The phone rings on a sunny Sunday morning. The caller ID reads the name of a hospital. You know the moment the woman at the other end of the phone asks “is this Mrs So and So”, that your life is over. The life you knew. Your life as a daughter. You can’t remember a time when you weren’t trying to prepare for this moment, this terrifying moment when your worst nightmare comes true. Mommy. I’m coming. Don’t die. Please don’t die. But she does, even though she was just at my kitchen table celebrating my husband’s birthday an hour before; even though she was strong and healthy and lucid at 86 and swam an hour each morning at the Y, and still worked part-time as a private chef; even though she lived through the Holocaust, managed to escape Hitler—for crying out loud—when someone careless and distracted drove through a red light at 70 miles an hour and killed her. Just like that.
Phones have been ringing in Boston. Lives have been changed forever by tragedy and sorrow whirling out of the blue like a fierce, blinding tornado. Dumbstruck. Heartbroken. Wild with grief. There is no quick way, or perhaps any way, back from sudden, irrevocable loss, and Boston has lost much in the time it takes to explode two bombs. And with such loss, comes something that never leaves you—the undeniable knowledge that you never have been, and never will be able to predict or prevent such loss. Whatever notion of control I thought I had, (through hyper-vigilance, prayer, feng shui, organic eating, exercise, lucky underwear, or dumb luck), over life’s peril, was shattered the day I lost my mother. I was lucky enough to reach my late 40s without ever having suffered such a loss, but it didn’t make it any easier. We have been lucky, as a country, to have had mostly peace on our own soil, mostly great good fortune, but lately the losses are piling up. Sandy. Newtown. Now Boston. As I watch the news in the obsessive way that today’s media allows us to do, I feel the panic and helplessness overwhelming me. That’s when I head to the kitchen and start pulling stuff out of the pantry and fridge. I’m not hungry, but I need to cook.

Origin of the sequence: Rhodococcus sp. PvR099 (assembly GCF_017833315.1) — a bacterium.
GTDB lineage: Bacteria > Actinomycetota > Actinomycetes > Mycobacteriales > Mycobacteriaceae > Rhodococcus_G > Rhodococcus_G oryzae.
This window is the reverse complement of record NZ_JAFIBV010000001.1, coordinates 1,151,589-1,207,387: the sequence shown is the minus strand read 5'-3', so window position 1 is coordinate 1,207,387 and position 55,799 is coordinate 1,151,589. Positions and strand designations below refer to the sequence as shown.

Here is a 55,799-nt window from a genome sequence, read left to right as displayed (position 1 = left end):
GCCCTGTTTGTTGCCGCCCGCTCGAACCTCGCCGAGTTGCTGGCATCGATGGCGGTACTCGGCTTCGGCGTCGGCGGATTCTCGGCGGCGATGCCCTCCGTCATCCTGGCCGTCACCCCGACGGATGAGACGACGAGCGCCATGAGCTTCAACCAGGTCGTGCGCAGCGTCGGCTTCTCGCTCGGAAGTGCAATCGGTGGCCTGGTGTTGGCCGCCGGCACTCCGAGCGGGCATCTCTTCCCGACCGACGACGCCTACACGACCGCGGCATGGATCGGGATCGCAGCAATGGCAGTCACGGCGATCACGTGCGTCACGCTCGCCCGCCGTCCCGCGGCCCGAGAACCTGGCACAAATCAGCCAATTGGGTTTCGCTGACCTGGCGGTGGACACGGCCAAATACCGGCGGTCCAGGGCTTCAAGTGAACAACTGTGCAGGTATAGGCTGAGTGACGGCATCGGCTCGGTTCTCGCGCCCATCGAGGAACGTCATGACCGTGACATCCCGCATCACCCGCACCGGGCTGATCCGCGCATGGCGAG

Baking is a great way to regain control. I don’t do a lot of it because I’m gluten intolerant and everyone in my house is always trying to avoid carbs, but nevertheless it’s what I needed to do today, especially when I thought about doing this confectionary tribute to the city. Baking is precise. You have to measure and as you do, you focus on what’s at hand. Flour, sugar, eggs, butter, chocolate = comfort.
There’s order and purpose and mindless repetition to calm you.
There is normalcy and even hope that springs from taking simple steps that result in something sweet and wonderful.
By the time I have made the pastry creme and the ganache and assembled all the parts into a satisfying whole, I have completed too a kind of sticky-fingered meditation in being present, on acceptance, on taking joy where you can. It’s just a cake, Boston. It’s not superhero stuff, and it won’t banish evil or pain or grief from the world. But…it’s my way of chasing that stuff back into the shadows for a bit, and of saying, my heart is with you.
- yield: 26-30 cupcakes
For the pastry cream:
4 large egg yolks
½ cup sugar
¼ cup cornstarch